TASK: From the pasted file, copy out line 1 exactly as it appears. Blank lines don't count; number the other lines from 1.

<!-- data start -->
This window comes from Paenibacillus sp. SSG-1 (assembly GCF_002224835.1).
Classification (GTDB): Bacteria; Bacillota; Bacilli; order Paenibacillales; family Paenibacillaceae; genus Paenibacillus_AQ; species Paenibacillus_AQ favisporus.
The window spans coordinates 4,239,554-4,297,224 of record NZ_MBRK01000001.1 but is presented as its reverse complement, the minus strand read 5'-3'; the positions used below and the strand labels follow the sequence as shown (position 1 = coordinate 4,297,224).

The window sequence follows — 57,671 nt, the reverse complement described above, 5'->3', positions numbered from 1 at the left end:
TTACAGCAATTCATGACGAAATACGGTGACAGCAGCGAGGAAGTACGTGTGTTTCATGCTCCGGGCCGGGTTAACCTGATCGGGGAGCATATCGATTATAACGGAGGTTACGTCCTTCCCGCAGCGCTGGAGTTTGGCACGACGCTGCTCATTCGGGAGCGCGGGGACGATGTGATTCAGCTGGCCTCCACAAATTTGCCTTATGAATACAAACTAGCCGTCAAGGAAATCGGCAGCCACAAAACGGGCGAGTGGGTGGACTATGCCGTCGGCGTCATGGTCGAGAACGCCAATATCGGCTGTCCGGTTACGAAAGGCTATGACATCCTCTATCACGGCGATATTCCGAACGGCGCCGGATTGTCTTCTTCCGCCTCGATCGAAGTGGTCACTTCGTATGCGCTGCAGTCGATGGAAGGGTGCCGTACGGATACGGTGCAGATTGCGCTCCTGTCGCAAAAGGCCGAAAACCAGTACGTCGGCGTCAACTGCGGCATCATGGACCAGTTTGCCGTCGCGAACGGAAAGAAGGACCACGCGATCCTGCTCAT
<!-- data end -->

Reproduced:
This window comes from Paenibacillus sp. SSG-1 (assembly GCF_002224835.1).